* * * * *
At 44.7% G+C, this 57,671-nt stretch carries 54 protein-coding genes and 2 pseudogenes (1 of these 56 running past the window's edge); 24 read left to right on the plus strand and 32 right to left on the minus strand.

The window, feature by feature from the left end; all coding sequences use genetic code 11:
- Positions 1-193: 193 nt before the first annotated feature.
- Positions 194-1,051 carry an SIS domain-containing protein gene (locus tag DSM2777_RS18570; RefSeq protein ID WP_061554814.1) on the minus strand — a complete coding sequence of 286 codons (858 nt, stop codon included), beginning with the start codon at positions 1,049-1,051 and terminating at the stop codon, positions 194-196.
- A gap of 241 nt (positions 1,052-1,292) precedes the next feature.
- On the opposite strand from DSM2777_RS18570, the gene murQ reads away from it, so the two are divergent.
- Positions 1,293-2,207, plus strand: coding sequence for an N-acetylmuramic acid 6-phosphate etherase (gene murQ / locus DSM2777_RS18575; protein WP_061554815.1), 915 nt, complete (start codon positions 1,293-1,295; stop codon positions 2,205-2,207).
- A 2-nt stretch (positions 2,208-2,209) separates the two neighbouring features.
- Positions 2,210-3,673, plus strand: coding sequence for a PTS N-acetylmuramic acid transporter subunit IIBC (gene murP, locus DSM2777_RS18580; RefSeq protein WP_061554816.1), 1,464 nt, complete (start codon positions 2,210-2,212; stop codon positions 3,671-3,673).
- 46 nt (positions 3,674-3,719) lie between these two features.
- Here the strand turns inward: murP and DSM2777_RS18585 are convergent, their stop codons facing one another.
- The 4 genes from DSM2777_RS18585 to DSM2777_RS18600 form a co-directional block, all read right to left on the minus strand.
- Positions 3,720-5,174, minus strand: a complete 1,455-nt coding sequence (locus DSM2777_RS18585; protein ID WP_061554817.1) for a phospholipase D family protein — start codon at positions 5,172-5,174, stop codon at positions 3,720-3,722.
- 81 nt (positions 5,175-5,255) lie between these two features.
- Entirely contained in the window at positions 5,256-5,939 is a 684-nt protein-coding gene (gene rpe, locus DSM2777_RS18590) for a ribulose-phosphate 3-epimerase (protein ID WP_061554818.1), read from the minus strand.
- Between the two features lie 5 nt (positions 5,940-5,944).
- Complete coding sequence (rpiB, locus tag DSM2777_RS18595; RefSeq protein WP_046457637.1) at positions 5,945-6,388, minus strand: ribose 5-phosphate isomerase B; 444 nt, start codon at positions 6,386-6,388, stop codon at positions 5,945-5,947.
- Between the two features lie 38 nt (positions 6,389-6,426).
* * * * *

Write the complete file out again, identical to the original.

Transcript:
At 44.7% G+C, this 57,671-nt stretch carries 54 protein-coding genes and 2 pseudogenes (1 of these 56 running past the window's edge); 24 read left to right on the plus strand and 32 right to left on the minus strand.

The window, feature by feature from the left end; all coding sequences use genetic code 11:
- Positions 1-193: 193 nt before the first annotated feature.
- Positions 194-1,051 carry an SIS domain-containing protein gene (locus tag DSM2777_RS18570; RefSeq protein ID WP_061554814.1) on the minus strand — a complete coding sequence of 286 codons (858 nt, stop codon included), beginning with the start codon at positions 1,049-1,051 and terminating at the stop codon, positions 194-196.
- A gap of 241 nt (positions 1,052-1,292) precedes the next feature.
- On the opposite strand from DSM2777_RS18570, the gene murQ reads away from it, so the two are divergent.
- Positions 1,293-2,207, plus strand: coding sequence for an N-acetylmuramic acid 6-phosphate etherase (gene murQ / locus DSM2777_RS18575; protein WP_061554815.1), 915 nt, complete (start codon positions 1,293-1,295; stop codon positions 2,205-2,207).
- A 2-nt stretch (positions 2,208-2,209) separates the two neighbouring features.
- Positions 2,210-3,673, plus strand: coding sequence for a PTS N-acetylmuramic acid transporter subunit IIBC (gene murP, locus DSM2777_RS18580; RefSeq protein WP_061554816.1), 1,464 nt, complete (start codon positions 2,210-2,212; stop codon positions 3,671-3,673).
- 46 nt (positions 3,674-3,719) lie between these two features.
- Here the strand turns inward: murP and DSM2777_RS18585 are convergent, their stop codons facing one another.
- The 4 genes from DSM2777_RS18585 to DSM2777_RS18600 form a co-directional block, all read right to left on the minus strand.
- Positions 3,720-5,174, minus strand: a complete 1,455-nt coding sequence (locus DSM2777_RS18585; protein ID WP_061554817.1) for a phospholipase D family protein — start codon at positions 5,172-5,174, stop codon at positions 3,720-3,722.
- 81 nt (positions 5,175-5,255) lie between these two features.
- Entirely contained in the window at positions 5,256-5,939 is a 684-nt protein-coding gene (gene rpe, locus DSM2777_RS18590) for a ribulose-phosphate 3-epimerase (protein ID WP_061554818.1), read from the minus strand.
- Between the two features lie 5 nt (positions 5,940-5,944).
- Complete coding sequence (rpiB, locus tag DSM2777_RS18595; RefSeq protein WP_046457637.1) at positions 5,945-6,388, minus strand: ribose 5-phosphate isomerase B; 444 nt, start codon at positions 6,386-6,388, stop codon at positions 5,945-5,947.
- Between the two features lie 38 nt (positions 6,389-6,426).